The housing market may be slowing as we enter December but the latest snapshot suggests there’s still momentum with mortgage approvals at a 13 year high.
According to the Bank of England’s Money and Credit report, secured borrowing was an additional £4.3 billion in October - a figure that tops the average £3.9 billion in the six months to February 2020, during the so-called Boris Bounce.
The BoE also says approvals for house purchases went up to 97,500 in October from 92,100 in September – the highest figure since September 2007 and a third up on February 2020.
These Bank of England figures are typically seen as an indicator of market activity in the coming months.
“We expect the numbers to remain robust for at least the next month or two until the reduction in activity which we have noticed over the last few weeks as the stamp duty deadline draws close, begins to have an impact on transaction numbers. The underlying strength of the market does not appear to be waning, at least for the time being” notes Jeremy Leaf, the north London estate agent and a former RICS residential chairman.
Meanwhile David Ross, managing director of Zoopla data consultancy Hometrack, says: “Typically we expect this time of year to be quieter and, while our data shows a slowing down in new mortgage applications in November, this is the busiest pre-Christmas housing market for over a decade with 100,000 additional sales to be completed before the end of March 2021.”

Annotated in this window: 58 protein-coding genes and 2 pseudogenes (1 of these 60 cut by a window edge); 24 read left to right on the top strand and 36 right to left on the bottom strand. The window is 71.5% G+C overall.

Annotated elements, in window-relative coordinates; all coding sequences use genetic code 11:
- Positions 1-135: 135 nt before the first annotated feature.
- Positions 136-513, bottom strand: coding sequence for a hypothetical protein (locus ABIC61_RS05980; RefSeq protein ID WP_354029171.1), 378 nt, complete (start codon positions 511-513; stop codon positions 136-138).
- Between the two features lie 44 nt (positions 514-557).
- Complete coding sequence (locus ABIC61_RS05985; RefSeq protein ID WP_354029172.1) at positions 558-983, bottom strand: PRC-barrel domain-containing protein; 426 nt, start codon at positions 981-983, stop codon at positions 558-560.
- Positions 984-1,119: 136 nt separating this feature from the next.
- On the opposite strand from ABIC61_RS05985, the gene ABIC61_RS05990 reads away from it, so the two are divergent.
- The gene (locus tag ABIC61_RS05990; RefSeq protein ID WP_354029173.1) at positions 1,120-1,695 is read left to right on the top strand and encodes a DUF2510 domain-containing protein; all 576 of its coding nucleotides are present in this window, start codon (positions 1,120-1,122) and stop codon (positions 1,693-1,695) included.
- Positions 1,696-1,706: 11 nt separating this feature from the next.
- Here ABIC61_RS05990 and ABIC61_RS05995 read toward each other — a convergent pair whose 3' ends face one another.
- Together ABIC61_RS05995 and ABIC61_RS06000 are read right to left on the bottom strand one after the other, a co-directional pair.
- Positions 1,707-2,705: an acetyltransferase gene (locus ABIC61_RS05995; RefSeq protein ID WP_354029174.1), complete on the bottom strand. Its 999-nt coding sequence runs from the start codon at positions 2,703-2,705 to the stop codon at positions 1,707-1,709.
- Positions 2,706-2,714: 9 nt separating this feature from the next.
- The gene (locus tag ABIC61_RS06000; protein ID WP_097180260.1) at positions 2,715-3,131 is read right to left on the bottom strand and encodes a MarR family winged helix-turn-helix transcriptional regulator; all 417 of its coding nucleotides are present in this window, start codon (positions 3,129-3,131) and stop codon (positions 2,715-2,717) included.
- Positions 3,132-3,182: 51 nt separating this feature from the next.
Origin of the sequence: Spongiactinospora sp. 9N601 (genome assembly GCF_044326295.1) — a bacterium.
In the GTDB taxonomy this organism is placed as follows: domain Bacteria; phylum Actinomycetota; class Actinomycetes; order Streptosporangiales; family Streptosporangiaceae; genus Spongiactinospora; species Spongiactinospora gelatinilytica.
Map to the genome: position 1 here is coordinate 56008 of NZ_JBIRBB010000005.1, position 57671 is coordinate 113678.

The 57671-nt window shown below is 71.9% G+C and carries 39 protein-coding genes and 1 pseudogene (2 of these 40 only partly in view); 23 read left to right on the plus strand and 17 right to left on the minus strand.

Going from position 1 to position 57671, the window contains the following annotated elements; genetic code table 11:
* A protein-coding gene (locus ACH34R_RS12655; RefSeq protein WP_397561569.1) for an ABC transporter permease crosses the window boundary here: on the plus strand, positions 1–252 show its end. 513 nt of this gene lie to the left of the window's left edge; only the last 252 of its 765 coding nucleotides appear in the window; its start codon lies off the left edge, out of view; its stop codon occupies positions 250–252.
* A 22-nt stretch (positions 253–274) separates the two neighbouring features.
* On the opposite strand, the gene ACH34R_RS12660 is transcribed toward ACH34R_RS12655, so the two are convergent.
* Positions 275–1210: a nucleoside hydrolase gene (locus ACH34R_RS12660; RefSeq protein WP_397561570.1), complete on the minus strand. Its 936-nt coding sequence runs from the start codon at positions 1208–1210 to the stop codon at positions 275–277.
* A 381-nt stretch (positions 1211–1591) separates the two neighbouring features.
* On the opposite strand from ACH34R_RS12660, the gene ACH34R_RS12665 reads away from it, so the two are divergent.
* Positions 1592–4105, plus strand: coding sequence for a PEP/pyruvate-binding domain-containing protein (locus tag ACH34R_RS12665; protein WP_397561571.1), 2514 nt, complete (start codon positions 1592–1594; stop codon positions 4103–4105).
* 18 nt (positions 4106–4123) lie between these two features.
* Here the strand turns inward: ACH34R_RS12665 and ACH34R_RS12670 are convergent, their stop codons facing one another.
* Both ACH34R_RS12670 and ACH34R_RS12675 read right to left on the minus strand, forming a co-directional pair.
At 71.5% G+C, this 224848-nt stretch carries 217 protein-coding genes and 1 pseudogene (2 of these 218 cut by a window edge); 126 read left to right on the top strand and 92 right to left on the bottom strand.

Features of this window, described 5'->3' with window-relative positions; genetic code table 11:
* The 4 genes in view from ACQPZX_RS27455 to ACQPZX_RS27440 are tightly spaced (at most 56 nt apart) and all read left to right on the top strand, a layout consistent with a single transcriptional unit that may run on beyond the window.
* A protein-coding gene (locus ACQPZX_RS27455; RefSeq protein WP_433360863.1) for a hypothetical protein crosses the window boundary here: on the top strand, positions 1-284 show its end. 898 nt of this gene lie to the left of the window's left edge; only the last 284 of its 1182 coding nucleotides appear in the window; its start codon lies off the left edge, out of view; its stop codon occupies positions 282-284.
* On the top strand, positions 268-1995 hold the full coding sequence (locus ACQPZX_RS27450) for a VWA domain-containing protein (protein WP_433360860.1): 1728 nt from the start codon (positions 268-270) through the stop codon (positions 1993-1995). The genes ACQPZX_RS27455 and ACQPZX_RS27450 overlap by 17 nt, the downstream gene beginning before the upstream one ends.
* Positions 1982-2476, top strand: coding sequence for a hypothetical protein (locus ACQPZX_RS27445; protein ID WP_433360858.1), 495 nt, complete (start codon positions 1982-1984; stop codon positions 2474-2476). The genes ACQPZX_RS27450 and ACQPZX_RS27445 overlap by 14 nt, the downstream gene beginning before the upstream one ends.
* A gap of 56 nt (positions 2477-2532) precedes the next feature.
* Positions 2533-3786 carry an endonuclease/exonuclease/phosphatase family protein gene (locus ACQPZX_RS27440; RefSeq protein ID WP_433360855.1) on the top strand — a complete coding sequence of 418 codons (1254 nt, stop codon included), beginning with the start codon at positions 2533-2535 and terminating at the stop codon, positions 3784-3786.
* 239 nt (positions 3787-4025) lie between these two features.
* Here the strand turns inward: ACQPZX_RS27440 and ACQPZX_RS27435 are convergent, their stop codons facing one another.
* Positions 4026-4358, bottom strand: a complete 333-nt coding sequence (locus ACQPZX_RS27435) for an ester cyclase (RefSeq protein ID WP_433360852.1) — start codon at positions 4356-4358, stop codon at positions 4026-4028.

And Mark Harris, chief executive of mortgage broker SPF Private Clients, adds: “With mortgages approvals at their highest level since September 2007, the market continues to be robust. But the circumstances are very different to 2007; back then, those highs were followed by the credit crunch but this time around there is far more scrutiny on mortgage underwriting and the assessment of affordability. This, combined with historic low interest rates, mean we should not see a repeat of that crisis.”